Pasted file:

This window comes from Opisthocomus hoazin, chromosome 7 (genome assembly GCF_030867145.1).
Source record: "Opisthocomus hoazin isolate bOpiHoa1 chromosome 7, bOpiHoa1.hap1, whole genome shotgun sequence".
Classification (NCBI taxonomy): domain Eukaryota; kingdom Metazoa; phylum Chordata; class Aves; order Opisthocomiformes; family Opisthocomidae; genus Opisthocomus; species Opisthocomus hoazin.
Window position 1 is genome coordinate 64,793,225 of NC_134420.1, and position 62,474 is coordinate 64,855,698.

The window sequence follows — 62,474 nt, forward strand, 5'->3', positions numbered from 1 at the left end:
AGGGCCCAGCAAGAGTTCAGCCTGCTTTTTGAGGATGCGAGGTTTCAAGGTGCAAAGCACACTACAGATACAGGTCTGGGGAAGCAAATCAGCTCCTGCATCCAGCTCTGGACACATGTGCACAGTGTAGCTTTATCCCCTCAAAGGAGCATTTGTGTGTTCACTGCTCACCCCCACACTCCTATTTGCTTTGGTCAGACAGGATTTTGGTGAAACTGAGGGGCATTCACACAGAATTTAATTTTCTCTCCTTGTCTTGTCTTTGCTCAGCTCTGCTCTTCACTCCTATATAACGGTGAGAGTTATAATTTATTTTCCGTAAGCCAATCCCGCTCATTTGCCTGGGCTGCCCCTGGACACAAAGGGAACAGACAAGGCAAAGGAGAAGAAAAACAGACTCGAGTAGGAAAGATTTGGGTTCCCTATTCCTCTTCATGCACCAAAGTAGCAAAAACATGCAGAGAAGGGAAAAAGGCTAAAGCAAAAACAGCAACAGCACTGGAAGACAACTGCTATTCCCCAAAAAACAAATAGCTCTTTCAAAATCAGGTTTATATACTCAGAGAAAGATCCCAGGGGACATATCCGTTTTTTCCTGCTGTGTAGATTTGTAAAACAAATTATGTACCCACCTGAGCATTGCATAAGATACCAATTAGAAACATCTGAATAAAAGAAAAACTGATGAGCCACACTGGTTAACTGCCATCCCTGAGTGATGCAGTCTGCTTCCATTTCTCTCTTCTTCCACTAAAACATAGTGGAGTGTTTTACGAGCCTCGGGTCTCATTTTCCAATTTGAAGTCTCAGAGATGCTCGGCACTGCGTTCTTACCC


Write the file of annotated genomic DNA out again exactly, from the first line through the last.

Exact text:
This window comes from Opisthocomus hoazin, chromosome 7 (genome assembly GCF_030867145.1).
Source record: "Opisthocomus hoazin isolate bOpiHoa1 chromosome 7, bOpiHoa1.hap1, whole genome shotgun sequence".
Classification (NCBI taxonomy): domain Eukaryota; kingdom Metazoa; phylum Chordata; class Aves; order Opisthocomiformes; family Opisthocomidae; genus Opisthocomus; species Opisthocomus hoazin.
Window position 1 is genome coordinate 64,793,225 of NC_134420.1, and position 62,474 is coordinate 64,855,698.

The window sequence follows — 62,474 nt, forward strand, 5'->3', positions numbered from 1 at the left end:
AGGGCCCAGCAAGAGTTCAGCCTGCTTTTTGAGGATGCGAGGTTTCAAGGTGCAAAGCACACTACAGATACAGGTCTGGGGAAGCAAATCAGCTCCTGCATCCAGCTCTGGACACATGTGCACAGTGTAGCTTTATCCCCTCAAAGGAGCATTTGTGTGTTCACTGCTCACCCCCACACTCCTATTTGCTTTGGTCAGACAGGATTTTGGTGAAACTGAGGGGCATTCACACAGAATTTAATTTTCTCTCCTTGTCTTGTCTTTGCTCAGCTCTGCTCTTCACTCCTATATAACGGTGAGAGTTATAATTTATTTTCCGTAAGCCAATCCCGCTCATTTGCCTGGGCTGCCCCTGGACACAAAGGGAACAGACAAGGCAAAGGAGAAGAAAAACAGACTCGAGTAGGAAAGATTTGGGTTCCCTATTCCTCTTCATGCACCAAAGTAGCAAAAACATGCAGAGAAGGGAAAAAGGCTAAAGCAAAAACAGCAACAGCACTGGAAGACAACTGCTATTCCCCAAAAAACAAATAGCTCTTTCAAAATCAGGTTTATATACTCAGAGAAAGATCCCAGGGGACATATCCGTTTTTTCCTGCTGTGTAGATTTGTAAAACAAATTATGTACCCACCTGAGCATTGCATAAGATACCAATTAGAAACATCTGAATAAAAGAAAAACTGATGAGCCACACTGGTTAACTGCCATCCCTGAGTGATGCAGTCTGCTTCCATTTCTCTCTTCTTCCACTAAAACATAGTGGAGTGTTTTACGAGCCTCGGGTCTCATTTTCCAATTTGAAGTCTCAGAGATGCTCGGCACTGCGTTCTTACCC